When Philadelphia schools chief Paul Vallas departs this summer for his new job in New Orleans, he won't be going by himself.

To help him rebuild that city's Hurricane Katrina-damaged schools, Vallas has persuaded a crop of current and former high-ranking School District of Philadelphia officials to join him, the Daily News has learned.

Carey Dearnley, a spokeswoman for the School Reform Commission, yesterday said the departures will not affect the management of the district.

"We're confident that we'll have stability and continuity in this transition," she said. "Yes, a few people may go with Paul, but there are a lot of others who have many years of loyal service to the school district who will remain."

Vallas, who has been in New Orleans since last week serving as an education consultant, could not be reached for comment yesterday.

Vallas' taking people with him to New Orleans follows the pattern he set when he brought about a dozen people with him to Philadelphia from his native Chicago in 2002.

This time, the highest-ranking official is Chief Accountability Officer LaVonne Sheffield, a district employee since June 2004.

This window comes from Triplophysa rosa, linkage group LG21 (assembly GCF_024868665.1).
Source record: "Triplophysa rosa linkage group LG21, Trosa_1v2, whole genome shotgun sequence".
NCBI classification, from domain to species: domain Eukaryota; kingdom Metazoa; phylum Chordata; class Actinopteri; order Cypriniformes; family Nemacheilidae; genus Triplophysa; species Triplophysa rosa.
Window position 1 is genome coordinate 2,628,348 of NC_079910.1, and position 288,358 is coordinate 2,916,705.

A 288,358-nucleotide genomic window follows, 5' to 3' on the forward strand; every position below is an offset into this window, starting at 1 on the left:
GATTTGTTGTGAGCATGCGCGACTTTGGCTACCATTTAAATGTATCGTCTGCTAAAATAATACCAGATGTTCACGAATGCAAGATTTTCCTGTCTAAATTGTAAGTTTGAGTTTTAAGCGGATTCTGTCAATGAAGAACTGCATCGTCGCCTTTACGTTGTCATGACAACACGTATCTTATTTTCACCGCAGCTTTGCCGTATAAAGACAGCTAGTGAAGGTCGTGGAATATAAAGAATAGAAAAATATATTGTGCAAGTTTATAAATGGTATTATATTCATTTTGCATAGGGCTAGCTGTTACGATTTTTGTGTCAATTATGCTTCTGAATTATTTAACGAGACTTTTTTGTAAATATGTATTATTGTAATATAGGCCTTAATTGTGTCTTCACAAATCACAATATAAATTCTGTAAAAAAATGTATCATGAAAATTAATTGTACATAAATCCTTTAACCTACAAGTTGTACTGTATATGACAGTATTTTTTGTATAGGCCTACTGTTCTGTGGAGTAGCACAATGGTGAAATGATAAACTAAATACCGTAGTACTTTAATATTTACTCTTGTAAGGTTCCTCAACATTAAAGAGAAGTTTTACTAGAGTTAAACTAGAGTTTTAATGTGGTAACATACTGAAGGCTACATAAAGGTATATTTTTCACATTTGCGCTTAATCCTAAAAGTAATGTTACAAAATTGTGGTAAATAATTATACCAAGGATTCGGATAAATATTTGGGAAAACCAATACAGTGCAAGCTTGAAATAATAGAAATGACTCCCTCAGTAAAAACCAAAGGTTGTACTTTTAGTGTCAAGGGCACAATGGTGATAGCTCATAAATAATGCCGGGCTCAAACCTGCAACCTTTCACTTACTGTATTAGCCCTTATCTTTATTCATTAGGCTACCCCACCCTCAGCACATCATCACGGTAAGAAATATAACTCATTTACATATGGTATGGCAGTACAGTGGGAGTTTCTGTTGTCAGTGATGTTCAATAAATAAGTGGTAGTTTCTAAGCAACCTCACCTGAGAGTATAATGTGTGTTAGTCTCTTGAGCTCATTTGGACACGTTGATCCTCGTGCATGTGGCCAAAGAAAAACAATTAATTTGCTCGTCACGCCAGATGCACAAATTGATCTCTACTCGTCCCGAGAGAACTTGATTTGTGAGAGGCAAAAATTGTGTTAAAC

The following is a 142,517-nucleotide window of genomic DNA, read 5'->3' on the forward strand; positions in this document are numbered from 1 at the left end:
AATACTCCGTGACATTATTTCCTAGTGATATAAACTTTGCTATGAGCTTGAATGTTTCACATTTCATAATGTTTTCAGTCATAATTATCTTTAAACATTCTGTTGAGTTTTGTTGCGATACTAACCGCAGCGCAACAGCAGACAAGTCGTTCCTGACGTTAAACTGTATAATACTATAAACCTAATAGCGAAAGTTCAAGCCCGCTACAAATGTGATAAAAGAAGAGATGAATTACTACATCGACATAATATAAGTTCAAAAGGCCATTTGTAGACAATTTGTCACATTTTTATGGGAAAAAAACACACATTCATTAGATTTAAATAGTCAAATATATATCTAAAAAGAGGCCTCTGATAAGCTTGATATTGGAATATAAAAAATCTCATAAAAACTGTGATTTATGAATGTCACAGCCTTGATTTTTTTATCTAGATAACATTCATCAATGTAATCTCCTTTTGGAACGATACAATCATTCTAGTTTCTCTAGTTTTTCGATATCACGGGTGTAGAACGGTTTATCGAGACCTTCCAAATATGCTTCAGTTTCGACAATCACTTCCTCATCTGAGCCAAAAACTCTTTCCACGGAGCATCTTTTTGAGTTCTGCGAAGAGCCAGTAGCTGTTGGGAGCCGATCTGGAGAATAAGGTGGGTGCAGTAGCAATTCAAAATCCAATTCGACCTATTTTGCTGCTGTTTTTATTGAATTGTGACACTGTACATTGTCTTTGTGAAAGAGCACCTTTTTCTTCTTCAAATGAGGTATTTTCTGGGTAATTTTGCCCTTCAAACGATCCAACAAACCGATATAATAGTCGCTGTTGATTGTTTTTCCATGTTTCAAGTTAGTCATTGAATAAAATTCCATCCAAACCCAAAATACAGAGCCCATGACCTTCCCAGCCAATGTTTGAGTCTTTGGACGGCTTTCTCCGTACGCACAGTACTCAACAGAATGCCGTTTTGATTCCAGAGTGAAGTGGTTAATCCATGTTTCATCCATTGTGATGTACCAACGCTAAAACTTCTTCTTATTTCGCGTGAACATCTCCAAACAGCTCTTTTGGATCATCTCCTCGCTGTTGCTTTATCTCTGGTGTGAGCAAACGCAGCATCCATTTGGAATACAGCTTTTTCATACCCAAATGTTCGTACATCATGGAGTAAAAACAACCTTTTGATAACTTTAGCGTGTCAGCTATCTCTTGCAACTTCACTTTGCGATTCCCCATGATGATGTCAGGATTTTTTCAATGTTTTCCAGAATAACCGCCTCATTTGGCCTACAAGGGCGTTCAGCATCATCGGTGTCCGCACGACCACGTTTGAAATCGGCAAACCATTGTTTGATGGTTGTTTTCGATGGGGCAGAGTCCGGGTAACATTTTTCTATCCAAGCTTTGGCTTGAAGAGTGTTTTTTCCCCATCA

Sheffield, who earns $176,000 a year, analyzes and reports academic data to ensure that student progress is on track. She couldn't be reached for comment yesterday.

Also exiting is Nilsa Gonzalez, a $500-a-day consultant in the Office of School Management since retiring from running that office in August 2005. As head of that office, she earned $101,500 annually, a district spokeswoman said.

She now oversees the six private-school-management organizations that run 41 low-performing schools.

Others leaving with Vallas are:

* Christine Harris, a Chicago transplant who resigned from the district several years ago as director of capital programs.

* Creg Williams, also from Chicago, was a deputy chief academic officer earning $163,537 before he resigned in 2005.

* Edward Williams, who retired in 2004 as chief academic officer earning $161,200. *